The American preacher Roy Elonzo Davis was one of the co-founders of the second version of the Ku Klux Klan—but that’s just the tip of the iceberg when it comes to Davis. He was charged at various times with counts of fraud, grand theft, petty theft, forgery, illegal firearms possession, trafficking, cross burning, and libel.

Grayscale Portrait Photo of Roy Elonzo Davis (1890-1966)Unknown Author, Wikimedia Commons

The “Thoughographer”

Theodore Judd Serios was a bellhop at a Chicago hotel who made a seriously bizarre claim. He said that he could put images on film using only his mind—what he called “thoughtographs”. It was a strange case, even in the world of psychic phenomena. Both skeptics and professional photographers claimed that Serios was anything but serious about his claims.

Grayscale Photo of Ted Serios, a Chicago bellhopJule Eisenbud, Wikimedia Commons

Big Eyes

Walter Stanley Keane’s lies were not only exposed by his ex-wife—she did it in an utterly humiliating way. Keane had taken credit for his wife Margaret’s paintings of wide-eyed subjects for years. Finally, they ended up in court, where the judge asked them each to produce a painting in that signature style. Walter demurred—and Margaret completed one in 53 minutes.

Screenshot from the movie Big Eyes (2014)Tim Burton, Big Eyes (2014)

The Baron Of Arizona

In the late 19th century, James Addison Reavis tried to make a fraudulent land claim for the Peralta land grant (AKA the Barony of Arizona). It would’ve landed him 18,600 square miles—to say nothing of the of the millions of dollars in claims he began selling. When his claim was rejected, he tried to sue the government—who then exposed his fraud and threw him behind bars.

Grayscale Portrait Photo of James Addison Peralta-ReavisUnknown Author, Wikimedia Commons

The Spiritualist

People in the US and abroad were absolutely obsessed with spiritualism and all that it entailed—seances, mediums, spirit photography included—in the 1800s. Of course, many fraudsters took advantage of this, including Leonora Piper, who used cold reading, muscle reading, and fishing to fool her clients, who had her handsomely for her services.

Grayscale Photo of Leonora E. Piper wearing black outfitInternet Archive Book Images, Flickr

The Real Doctor Frankenstein

Stephen Douglas Gore performed the unthinkable—he not only manipulated people who’d lost family members, he either coerced them or forged documents to obtain their loved ones’ corpses, and then did obscene things to the bodies, including one instance where he sewed a head on another body. Incredibly, he was only sentenced to a year in jail.

Screenshot from the movie Frankenstein (1931)Insomnia Cured Here, Flickr

The Original Catfish

Before “Catfish,” there were “Lonely Hearts Scams,” which often took place through the mail and in classified ads. One prolific fraudster in this arena was Susanna Mildred Hill, a 60-year-old woman who pretended to be much younger in order to get men to write to her and send gifts throughout the 1940s.

Gift wrapped in blue paperSuzy Hazelwood, Pexels

The Hollywood Fraudster

David Begelman was a successful Hollywood producer, executive, and talent agent who worked with stars like Judy Garland and Fred Astraire—but the whole time, he was padding his pockets. Begelman forged checks from his employer, Columbia Pictures, for upwards of $75,000. Strangely, Columbia initiaully refused to acknowledge it and even fired a CEO who tried to oust him—only to eventually get rid of him anyway.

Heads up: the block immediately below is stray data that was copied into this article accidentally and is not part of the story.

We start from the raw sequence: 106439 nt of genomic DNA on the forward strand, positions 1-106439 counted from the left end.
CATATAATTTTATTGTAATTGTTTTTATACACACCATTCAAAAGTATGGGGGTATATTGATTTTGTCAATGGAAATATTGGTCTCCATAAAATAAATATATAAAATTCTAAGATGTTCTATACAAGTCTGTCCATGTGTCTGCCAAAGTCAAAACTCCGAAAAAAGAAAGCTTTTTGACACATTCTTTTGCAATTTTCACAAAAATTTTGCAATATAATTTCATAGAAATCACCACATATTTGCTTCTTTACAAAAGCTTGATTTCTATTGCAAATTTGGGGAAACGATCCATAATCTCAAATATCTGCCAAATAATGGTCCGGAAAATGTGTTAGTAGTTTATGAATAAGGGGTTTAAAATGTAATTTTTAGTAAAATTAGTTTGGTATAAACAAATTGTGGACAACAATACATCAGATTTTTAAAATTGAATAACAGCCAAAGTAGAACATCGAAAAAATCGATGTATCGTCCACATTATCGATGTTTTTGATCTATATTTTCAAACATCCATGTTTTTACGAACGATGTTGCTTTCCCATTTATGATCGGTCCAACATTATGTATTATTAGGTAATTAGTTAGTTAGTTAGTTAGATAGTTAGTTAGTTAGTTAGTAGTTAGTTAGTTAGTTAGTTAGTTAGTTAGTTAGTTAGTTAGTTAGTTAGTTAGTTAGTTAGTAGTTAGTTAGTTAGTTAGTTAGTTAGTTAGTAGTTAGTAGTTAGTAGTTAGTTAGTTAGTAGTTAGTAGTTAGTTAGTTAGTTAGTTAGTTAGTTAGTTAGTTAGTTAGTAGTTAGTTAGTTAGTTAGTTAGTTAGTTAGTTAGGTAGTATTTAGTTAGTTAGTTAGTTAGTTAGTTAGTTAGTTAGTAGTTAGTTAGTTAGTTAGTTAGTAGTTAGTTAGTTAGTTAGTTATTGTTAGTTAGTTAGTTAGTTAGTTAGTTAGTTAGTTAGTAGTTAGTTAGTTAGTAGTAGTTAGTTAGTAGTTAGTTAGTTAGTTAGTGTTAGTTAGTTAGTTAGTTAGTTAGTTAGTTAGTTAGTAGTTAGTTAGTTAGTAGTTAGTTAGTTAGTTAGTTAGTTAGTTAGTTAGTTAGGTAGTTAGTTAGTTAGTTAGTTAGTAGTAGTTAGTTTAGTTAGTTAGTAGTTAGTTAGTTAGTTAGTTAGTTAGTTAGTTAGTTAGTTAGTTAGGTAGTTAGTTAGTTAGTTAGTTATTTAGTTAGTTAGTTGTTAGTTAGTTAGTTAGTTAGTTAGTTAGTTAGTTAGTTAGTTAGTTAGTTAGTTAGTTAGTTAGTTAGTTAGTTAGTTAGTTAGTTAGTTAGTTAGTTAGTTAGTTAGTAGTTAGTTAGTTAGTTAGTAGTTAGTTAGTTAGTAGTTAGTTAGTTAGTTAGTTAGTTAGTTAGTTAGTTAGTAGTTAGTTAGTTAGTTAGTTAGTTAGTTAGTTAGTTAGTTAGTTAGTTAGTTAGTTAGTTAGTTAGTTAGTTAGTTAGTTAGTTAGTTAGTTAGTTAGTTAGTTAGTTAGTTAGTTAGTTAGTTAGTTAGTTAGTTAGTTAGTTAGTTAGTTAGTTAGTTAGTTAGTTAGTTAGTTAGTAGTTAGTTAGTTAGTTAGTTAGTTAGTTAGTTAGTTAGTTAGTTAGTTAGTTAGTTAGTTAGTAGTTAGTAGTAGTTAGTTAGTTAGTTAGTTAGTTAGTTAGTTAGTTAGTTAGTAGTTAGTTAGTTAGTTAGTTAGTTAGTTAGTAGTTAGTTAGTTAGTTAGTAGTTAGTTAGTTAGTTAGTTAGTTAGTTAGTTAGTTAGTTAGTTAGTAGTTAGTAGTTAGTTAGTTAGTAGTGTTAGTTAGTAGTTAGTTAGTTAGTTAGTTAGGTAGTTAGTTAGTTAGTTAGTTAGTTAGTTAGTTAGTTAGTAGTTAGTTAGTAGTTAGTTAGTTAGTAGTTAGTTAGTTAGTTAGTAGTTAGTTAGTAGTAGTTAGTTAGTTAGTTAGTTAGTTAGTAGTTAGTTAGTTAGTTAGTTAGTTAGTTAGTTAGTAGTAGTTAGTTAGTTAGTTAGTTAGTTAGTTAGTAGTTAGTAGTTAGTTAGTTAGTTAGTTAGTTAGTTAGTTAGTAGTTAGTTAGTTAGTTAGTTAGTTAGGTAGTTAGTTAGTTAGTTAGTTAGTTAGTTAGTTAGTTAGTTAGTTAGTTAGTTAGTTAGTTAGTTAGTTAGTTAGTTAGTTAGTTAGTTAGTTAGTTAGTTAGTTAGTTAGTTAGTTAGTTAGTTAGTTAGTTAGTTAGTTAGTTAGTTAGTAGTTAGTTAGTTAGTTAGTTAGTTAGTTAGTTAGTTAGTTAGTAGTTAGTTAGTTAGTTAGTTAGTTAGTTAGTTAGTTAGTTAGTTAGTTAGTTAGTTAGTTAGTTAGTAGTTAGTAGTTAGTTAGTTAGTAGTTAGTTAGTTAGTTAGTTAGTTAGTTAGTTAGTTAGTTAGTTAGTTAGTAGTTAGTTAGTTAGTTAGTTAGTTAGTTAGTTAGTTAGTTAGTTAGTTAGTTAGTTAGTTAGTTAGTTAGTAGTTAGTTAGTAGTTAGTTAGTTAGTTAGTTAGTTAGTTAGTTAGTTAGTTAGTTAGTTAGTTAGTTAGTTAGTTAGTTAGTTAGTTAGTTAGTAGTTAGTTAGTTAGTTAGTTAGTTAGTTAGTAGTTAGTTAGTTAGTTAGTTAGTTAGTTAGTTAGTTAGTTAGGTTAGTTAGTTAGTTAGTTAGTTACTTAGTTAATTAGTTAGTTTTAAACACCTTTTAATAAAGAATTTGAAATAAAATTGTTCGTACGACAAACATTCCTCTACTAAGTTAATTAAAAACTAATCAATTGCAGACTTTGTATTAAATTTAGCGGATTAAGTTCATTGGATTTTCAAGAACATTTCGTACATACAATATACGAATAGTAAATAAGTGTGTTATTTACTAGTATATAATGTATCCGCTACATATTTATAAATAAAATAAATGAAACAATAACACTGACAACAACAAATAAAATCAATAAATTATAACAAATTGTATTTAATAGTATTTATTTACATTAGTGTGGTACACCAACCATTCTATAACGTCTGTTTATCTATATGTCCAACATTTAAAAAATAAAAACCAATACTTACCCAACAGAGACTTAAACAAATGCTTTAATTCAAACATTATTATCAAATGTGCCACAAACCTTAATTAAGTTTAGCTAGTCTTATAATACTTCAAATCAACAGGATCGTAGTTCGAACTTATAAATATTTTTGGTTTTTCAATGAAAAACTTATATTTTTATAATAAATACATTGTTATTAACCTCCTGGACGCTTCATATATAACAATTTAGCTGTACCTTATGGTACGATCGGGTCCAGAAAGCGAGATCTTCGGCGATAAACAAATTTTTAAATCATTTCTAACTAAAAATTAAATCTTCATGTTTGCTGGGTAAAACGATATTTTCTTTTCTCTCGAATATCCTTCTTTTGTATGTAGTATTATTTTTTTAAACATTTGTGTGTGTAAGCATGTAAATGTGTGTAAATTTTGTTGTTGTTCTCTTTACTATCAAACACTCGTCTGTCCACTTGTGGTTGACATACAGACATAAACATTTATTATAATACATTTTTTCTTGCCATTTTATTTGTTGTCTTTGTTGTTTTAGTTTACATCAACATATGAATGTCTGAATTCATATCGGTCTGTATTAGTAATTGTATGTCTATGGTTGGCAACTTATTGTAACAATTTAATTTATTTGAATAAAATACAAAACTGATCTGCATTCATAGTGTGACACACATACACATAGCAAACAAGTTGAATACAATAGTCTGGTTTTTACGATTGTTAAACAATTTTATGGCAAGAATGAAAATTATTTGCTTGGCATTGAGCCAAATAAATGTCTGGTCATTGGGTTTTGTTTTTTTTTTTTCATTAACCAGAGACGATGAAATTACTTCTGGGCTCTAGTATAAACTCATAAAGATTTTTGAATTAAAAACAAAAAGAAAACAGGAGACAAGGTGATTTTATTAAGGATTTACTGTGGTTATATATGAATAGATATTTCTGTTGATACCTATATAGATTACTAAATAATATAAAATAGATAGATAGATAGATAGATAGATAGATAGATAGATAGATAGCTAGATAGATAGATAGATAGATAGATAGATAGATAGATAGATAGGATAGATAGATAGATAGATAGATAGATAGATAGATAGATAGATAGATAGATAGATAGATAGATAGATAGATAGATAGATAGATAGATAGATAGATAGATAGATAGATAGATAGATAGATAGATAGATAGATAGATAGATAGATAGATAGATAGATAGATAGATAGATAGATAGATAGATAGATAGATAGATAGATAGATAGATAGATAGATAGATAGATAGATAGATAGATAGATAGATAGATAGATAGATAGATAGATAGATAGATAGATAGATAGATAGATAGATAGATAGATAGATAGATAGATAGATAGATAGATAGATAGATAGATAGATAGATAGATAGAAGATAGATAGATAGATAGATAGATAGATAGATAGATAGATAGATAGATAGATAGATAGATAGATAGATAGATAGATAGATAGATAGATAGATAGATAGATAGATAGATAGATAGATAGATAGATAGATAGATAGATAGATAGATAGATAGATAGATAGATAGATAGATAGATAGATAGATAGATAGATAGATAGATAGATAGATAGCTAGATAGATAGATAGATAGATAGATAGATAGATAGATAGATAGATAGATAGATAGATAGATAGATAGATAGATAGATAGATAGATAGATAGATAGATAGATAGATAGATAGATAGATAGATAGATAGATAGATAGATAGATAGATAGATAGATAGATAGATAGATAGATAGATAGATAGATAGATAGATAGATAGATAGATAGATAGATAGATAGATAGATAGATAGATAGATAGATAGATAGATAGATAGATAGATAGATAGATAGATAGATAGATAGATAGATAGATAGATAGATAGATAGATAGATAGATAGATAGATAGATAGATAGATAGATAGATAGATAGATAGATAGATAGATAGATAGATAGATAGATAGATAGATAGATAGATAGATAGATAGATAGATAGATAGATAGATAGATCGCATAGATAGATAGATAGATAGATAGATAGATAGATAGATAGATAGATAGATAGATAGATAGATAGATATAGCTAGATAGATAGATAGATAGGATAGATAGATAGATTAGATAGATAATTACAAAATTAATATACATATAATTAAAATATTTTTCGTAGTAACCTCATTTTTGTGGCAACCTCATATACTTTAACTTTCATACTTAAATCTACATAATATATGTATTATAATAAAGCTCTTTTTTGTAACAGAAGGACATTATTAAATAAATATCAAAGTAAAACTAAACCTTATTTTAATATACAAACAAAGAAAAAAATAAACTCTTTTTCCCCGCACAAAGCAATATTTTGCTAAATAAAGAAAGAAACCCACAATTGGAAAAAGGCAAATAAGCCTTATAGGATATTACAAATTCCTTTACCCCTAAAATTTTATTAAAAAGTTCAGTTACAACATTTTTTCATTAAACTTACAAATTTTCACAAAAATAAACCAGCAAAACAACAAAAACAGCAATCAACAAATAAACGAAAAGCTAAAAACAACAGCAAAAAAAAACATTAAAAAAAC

David Begelman, shown in 1976 file photo, central figure in a financial scandal involving misuse of funds, resigned 2/6 as president of Columiba PicturesBettmann, Getty Images

Doctor Death

Richard Pryde Boggs was a prominent California neurologist who ended up playing a key role in a disturbing scheme. It involved taking the life of one man and then forging identification documents to give him the identity of another man, leading to a $1.5 million insurance payout. He was exposed when the insurance company began an investigation.

Close-up Photo of US PassportDaniel Foster, Flickr

Spy Vs Spy

Wayne Simmons was a frequent Fox News guest with a compelling history: He claimed to be a former CIA agent. Well, if you can count on one group who’d be both willing and able to expose stolen valor, it’s other CIA personnel—and that’s exactly what they did. It turns out he was not only lying about his past, and he also got convicted of defrauding a woman for $125,000.

Fox News building on a snowy afternoon.Jim.henderson, Wikimedia Commons

The Quack

The world of medical patents is a surprisingly cutthroat and profitable one. Ellisha Perkins was the creator of what he called Perkins Patent Tractors in the 18th century, and he claimed they curated inflammation and rheumatism. He said the strange rods were made of a propriety metal alloy—but it’s generally believed that any claims of the device’s efficacy are due to a placebo effect.

Photo of modern copies of Perkins tractors in the science museumGeni, CC BY-SA 4.0, Wikimedia Commons

The Queen Of Nowhere

How do you deal with pesky American fraud laws? Invent your own country, of course. That’s what Pearlasia Gamboa did when she made herself president of the micronation the Dominion of Melchizedek, which exists in cyberspace. Despite her efforts, she’s successfully been sued by the US Securities and Exchange Commission.

Malpelo Oceanic Island of ColombiaCAUT, Flickr

America’s Prophet

What is it about those new age types and fraud? Sean David Morton, who calls himself “America’s Prophet,” claims to be a psychic, a ufologist, and have remote viewing powers and has used these purported powers to bilk investors. Not only has the SEC said he’s a scammer, he’s also been pursued by the Federal Government for tax fraud.

Human hands near a flashing ballhidesy, Shutterstock